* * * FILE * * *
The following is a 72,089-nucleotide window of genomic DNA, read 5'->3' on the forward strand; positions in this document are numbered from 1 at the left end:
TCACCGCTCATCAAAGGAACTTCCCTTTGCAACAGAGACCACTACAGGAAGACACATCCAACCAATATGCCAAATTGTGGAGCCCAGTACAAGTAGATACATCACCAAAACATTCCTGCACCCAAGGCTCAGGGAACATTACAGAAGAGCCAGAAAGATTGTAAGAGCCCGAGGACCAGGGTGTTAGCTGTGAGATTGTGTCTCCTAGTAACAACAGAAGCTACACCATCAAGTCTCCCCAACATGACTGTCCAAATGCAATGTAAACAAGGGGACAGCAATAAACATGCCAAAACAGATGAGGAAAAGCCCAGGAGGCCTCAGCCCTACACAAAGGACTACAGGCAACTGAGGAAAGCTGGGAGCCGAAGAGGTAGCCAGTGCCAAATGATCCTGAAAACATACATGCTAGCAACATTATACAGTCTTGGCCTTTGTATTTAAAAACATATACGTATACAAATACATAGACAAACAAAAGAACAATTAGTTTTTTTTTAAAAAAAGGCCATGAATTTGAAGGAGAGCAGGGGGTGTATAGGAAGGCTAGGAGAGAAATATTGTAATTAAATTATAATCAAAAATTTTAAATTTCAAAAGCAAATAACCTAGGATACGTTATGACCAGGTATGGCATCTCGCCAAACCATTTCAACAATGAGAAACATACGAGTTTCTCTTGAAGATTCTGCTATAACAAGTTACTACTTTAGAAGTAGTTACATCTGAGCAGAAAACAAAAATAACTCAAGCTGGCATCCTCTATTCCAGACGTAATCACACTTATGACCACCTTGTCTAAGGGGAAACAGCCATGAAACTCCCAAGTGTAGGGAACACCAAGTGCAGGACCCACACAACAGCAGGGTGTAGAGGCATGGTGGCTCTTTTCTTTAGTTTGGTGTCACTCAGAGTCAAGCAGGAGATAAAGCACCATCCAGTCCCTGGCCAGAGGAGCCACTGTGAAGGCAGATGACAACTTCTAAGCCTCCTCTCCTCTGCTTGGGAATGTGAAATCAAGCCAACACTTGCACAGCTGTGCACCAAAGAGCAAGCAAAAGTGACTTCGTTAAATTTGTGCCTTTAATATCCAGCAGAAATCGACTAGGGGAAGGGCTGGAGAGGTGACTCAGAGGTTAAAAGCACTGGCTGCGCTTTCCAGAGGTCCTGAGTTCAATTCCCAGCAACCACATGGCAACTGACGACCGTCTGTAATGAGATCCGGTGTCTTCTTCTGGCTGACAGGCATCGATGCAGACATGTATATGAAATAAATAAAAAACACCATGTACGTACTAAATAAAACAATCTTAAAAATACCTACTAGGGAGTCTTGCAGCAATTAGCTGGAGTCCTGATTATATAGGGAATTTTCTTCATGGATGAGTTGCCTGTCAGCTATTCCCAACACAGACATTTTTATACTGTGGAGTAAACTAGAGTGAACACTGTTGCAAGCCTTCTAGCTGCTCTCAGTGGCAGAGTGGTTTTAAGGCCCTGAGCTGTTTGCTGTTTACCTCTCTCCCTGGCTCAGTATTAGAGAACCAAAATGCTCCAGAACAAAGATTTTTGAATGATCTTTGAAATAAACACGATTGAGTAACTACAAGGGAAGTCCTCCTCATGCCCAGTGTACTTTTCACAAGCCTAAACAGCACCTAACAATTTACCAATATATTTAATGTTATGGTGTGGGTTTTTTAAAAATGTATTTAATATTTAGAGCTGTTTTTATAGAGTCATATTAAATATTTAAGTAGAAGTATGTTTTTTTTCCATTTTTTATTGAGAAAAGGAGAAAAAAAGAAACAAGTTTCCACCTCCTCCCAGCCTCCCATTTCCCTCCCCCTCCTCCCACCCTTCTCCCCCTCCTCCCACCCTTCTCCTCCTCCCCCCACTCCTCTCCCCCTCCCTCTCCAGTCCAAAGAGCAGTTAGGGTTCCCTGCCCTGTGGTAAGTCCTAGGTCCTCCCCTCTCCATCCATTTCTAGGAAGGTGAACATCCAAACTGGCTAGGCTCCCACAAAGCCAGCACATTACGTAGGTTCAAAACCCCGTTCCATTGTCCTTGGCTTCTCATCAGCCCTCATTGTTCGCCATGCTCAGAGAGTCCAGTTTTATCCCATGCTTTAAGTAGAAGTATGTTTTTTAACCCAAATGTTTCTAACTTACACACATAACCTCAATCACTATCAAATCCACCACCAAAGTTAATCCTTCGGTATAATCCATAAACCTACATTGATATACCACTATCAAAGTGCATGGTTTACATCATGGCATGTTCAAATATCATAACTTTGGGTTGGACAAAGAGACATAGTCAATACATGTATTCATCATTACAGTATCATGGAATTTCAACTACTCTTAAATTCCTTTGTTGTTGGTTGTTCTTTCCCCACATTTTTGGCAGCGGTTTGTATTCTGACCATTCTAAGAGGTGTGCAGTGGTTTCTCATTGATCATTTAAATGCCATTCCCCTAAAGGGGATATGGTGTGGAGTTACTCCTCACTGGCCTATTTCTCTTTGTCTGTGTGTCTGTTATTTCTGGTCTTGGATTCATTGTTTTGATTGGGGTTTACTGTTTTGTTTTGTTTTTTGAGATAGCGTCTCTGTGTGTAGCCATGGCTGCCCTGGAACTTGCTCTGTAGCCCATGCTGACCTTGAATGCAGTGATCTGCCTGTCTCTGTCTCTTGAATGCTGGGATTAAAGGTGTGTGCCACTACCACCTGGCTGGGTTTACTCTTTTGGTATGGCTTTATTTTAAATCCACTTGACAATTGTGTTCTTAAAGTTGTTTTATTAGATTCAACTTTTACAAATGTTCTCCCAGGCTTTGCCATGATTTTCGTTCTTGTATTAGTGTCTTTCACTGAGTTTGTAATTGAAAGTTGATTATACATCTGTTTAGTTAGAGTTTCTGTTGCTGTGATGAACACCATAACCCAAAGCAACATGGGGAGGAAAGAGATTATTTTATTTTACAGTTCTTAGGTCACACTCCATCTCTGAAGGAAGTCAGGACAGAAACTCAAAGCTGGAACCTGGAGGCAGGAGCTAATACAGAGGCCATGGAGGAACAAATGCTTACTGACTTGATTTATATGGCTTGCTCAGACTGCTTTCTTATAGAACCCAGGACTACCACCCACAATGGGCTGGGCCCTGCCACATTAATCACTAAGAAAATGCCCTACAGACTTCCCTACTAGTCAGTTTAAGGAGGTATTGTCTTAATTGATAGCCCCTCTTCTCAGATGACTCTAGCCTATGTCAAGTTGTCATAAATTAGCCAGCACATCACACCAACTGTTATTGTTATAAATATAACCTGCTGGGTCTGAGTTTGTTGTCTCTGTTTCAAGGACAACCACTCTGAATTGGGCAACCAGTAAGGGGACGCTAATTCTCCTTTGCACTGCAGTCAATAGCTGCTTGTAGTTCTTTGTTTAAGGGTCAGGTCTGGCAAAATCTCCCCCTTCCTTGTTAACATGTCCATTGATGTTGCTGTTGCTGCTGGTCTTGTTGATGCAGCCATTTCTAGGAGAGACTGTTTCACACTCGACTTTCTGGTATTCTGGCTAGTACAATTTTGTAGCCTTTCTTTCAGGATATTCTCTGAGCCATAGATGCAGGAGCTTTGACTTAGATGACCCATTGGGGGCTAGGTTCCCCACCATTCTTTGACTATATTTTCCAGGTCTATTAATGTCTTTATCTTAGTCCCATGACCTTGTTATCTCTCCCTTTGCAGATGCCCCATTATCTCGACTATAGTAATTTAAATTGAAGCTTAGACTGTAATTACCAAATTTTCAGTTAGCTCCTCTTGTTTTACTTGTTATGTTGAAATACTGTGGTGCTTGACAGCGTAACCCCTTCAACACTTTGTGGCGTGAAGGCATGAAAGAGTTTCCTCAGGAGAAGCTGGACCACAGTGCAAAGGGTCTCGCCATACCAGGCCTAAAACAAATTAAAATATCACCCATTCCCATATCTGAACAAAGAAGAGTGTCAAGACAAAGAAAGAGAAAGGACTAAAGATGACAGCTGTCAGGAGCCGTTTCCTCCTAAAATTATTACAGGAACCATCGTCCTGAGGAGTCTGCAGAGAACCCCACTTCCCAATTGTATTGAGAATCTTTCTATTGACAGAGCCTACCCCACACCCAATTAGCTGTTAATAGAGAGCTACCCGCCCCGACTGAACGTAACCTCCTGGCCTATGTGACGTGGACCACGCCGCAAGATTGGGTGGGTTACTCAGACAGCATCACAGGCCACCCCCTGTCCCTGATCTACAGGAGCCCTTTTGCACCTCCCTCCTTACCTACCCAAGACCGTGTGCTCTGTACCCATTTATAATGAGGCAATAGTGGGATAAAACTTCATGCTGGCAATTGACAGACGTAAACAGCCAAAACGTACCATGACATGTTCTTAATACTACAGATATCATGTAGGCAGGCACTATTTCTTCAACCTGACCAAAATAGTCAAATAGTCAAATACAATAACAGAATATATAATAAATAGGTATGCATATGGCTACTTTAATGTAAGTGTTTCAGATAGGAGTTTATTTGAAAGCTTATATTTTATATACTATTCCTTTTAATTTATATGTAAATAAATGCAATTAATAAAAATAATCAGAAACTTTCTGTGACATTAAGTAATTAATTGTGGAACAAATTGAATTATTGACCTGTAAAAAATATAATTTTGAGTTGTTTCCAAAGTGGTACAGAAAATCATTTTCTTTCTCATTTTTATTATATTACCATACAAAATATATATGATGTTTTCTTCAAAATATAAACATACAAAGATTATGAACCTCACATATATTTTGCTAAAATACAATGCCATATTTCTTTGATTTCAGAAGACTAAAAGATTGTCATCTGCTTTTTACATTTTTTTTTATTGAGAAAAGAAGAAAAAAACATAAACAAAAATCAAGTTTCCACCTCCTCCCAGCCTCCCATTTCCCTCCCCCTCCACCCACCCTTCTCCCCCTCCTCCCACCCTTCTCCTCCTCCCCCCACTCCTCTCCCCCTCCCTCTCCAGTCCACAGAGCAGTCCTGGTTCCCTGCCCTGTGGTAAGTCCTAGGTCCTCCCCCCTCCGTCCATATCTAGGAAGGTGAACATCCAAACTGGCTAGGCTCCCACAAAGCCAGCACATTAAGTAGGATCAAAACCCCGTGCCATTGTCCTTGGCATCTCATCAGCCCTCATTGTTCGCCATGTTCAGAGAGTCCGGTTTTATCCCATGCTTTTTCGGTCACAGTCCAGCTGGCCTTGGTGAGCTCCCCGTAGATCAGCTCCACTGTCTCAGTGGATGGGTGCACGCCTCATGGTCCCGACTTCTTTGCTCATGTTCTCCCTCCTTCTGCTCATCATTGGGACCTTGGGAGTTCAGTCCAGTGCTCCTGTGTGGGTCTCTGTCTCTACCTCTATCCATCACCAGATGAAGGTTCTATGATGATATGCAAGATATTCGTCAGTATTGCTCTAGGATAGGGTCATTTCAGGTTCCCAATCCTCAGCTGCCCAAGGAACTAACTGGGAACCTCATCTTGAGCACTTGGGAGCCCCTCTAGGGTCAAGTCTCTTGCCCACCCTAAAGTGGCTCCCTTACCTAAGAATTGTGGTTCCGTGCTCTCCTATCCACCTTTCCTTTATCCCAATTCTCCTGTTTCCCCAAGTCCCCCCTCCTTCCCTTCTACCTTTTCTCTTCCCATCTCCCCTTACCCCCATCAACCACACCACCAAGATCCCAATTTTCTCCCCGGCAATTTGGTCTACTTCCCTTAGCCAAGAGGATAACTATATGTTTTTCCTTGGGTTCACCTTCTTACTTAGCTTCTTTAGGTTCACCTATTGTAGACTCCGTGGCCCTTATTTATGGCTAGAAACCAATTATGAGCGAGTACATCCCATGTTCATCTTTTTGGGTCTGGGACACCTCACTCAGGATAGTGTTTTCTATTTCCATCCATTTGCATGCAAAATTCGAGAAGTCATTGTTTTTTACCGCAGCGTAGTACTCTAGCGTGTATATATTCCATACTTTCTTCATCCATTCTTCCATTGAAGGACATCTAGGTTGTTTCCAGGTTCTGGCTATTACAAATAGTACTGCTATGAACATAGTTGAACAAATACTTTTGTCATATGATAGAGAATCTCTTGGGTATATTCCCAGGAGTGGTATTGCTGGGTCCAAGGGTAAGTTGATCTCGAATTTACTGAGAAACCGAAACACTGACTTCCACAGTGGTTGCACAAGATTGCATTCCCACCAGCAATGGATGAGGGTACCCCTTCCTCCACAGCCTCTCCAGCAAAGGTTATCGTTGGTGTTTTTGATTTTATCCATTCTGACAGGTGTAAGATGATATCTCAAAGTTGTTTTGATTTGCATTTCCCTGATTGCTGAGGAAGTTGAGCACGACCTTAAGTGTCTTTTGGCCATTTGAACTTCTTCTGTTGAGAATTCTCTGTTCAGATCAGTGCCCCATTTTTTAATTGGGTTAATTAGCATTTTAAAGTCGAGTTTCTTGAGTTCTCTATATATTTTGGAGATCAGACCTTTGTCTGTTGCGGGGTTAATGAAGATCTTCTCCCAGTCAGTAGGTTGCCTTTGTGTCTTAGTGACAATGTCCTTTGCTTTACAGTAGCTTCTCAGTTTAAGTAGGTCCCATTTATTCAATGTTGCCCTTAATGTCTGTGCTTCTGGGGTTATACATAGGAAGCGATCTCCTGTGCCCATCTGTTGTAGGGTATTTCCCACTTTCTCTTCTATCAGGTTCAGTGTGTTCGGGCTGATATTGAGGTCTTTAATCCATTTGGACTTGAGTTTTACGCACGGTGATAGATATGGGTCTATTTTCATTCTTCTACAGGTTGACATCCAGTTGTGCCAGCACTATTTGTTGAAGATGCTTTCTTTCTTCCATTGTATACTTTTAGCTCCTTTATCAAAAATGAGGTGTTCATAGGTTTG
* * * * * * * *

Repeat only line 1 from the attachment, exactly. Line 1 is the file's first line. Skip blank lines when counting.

The following is a 72,089-nucleotide window of genomic DNA, read 5'->3' on the forward strand; positions in this document are numbered from 1 at the left end: